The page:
After over 30 years, The Stinky Cheese Man is aging well

Here’s a story you may know – it’s a classic fairy tale – “Once upon a time there was a little old woman and a little old man who lived together in a little old house. They were lonely, so the little old lady decided to make a man out of smelly cheese.”

It’s Jon Scieszka and Lane Smith’s version The Gingerbread Manwith a very important plot twist – the stinky cheeseman is so stinky that no one wants to run, run, run after him, let alone eat him.

It is the cover story of her 1992 children’s book, The Smelly Cheeseman and Other Pretty Stupid Stories. Some of the other “pretty stupid stories” in the award-winning collection:

The Really Ugly Duckling, Little Red Running Shorts, and Cinderumpelstiltskin.

Scieszka and Smith have worked together for decades and have worked on more than a dozen books. They first met through their wives, who worked together Sports Magazine.

“I tried to sell children’s books,” says Scieszka. “Not having much luck.” His wife, Jeri Hansen, said, “Oh, you should meet this guy who just did some art for the magazine.”

The guy was Lane Smith, who got a job Sports from his then girlfriend Molly Leach.

It was love at first sight – for Scieszka and Smith.

By that time, Scieszka had completed his master’s degree in fiction, done some apartment painting (“Because that’s about what you can do with an MFA, where he was exposed to some really awful kid reading material.

“My second graders said, ‘Mr. Scieszka, why are we even reading this?’ ”

So he started trying other materials.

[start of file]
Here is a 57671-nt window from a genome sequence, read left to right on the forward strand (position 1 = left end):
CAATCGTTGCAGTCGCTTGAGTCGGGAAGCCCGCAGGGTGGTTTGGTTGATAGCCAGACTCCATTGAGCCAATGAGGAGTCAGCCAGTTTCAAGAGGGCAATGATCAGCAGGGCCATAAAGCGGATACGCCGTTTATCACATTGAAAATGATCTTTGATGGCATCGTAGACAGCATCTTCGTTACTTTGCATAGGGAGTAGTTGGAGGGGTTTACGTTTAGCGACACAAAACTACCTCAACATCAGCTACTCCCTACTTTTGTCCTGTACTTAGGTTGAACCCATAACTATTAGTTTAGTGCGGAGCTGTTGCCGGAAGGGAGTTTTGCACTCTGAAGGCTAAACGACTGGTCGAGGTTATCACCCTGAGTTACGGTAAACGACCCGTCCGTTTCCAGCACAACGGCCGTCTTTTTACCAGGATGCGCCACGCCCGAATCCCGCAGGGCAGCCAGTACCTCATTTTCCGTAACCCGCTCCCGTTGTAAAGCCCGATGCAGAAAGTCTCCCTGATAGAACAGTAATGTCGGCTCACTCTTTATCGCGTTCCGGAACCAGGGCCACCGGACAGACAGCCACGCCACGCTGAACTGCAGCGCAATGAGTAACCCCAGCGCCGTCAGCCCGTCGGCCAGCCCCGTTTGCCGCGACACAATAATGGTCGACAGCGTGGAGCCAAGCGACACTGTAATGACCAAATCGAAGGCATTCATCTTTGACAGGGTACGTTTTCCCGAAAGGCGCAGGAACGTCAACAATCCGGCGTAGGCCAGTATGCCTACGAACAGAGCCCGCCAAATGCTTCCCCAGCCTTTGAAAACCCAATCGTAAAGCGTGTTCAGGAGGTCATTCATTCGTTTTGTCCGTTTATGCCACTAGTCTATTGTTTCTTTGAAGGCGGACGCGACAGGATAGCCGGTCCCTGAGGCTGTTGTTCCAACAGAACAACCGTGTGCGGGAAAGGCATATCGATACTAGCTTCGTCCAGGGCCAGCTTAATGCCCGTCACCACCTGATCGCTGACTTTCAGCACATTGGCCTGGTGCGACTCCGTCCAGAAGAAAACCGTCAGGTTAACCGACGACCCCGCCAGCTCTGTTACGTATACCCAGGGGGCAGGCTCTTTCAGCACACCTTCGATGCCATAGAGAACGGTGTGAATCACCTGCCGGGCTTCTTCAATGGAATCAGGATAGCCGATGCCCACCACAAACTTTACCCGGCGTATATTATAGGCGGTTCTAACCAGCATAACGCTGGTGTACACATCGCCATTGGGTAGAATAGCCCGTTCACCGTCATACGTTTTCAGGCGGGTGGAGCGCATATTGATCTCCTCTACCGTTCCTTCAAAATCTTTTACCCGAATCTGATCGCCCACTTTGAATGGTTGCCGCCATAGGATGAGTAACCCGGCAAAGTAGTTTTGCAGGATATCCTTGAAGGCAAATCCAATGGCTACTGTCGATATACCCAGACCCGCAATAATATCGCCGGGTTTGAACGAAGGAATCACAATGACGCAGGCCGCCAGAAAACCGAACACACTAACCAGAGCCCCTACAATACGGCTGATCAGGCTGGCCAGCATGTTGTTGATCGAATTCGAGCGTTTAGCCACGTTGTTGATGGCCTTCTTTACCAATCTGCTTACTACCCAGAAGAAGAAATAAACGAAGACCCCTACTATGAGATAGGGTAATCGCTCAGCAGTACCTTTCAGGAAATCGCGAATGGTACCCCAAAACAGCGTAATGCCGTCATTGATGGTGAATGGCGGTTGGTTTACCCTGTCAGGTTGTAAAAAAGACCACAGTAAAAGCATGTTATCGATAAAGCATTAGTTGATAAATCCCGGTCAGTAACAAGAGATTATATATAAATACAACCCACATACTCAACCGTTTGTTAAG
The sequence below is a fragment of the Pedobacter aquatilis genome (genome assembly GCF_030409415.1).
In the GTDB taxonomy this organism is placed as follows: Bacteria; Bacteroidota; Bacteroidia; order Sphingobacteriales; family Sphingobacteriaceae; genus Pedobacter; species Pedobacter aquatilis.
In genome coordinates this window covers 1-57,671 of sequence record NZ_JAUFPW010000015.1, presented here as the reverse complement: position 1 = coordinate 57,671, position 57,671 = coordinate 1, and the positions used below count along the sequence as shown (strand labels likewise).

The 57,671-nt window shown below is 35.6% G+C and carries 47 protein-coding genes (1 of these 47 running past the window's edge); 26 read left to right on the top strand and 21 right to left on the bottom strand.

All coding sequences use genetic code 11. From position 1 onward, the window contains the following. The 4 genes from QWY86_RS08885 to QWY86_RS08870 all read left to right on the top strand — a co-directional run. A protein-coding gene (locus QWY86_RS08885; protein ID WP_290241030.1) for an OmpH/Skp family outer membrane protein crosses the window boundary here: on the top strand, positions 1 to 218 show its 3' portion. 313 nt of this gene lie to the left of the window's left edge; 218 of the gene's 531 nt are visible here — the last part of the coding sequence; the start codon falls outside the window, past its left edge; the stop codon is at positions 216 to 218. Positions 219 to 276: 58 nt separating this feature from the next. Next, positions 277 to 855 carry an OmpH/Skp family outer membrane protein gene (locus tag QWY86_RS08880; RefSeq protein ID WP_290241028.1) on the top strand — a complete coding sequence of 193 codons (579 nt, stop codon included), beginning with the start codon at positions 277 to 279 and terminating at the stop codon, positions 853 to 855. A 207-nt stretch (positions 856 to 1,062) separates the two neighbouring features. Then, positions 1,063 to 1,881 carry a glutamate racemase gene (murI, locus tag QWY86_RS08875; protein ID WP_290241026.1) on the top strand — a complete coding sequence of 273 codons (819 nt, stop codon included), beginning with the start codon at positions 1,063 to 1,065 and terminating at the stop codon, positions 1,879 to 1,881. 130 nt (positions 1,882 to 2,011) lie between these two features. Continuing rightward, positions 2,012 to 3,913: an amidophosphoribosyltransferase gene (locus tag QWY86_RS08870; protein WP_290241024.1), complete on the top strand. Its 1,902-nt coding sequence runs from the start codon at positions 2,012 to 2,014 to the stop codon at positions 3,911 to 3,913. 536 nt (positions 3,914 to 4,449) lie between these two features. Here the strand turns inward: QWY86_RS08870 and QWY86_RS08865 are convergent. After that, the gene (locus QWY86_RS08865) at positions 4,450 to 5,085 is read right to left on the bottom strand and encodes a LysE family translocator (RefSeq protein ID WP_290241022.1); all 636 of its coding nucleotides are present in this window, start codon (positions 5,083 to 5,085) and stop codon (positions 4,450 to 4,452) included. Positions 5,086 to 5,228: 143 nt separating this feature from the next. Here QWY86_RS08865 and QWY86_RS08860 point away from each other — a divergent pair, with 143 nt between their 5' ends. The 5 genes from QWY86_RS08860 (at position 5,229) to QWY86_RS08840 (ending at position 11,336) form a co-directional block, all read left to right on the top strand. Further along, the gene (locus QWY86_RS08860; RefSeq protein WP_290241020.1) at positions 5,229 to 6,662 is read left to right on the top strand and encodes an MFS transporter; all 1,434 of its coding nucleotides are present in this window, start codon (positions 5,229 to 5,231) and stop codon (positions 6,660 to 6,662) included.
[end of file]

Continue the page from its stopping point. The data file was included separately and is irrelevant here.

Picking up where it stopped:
“Like ‘Hey, have you ever heard that story about a guy who woke up one morning and was a bug?'”

The second graders were very taken with Franz Kafka. He read them george and martha and frog and toad – anything but the leveled readers.

When Scieszka and Smith met, they shared a love of high culture, art and literature, but also pop culture.

“I brought all my favorite fictional devices and books that I loved – metafiction – stuff like Tristram Shandy,” says Scieszka. “He brought this wealth of experience from the art world, just pure art. It seemed to fit together so well.”

The smelly cheeseman

/ Illustrations © Lane Smith

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Illustrations © Lane Smith

The smelly cheeseman

Their first book together was The true story of the three little pigs – an interpretation of the classic The three little pigs but told by the wolf. It was a hit.

For her second book, Scieszka decided to take a bunch of other fairy tales and deconstruct them completely.

“I thought… it’s going to be a great exploration of what a book is,” says Scieszka. “We can get rid of the narrator, we can get rid of the plot, we can get rid of the plot. I just made it a point to play around with every element of the storytelling.”

Once they had the idea, they had to make everything meaningful. They had a big bulletin board in Smith’s studio. Scieszka came over and they did a storyboard together.

“We just rearranged things and rearranged things and said, ‘Well, how about we start with this one.’ And then we put this at the end. And maybe this character could come out of this story and go into this one,” says Smith. “It was one of those lucky things. One day we looked at the big board and everything worked.”

The narrator of the book is Jack – known from Jack and the Beanstalk – but here he writes the introduction (“You should definitely read the stories now, because the rest of this introduction just keeps going”). He interrupts Chicken Licken to tell the reader that he forgot to include the table of contents, which falls from the sky.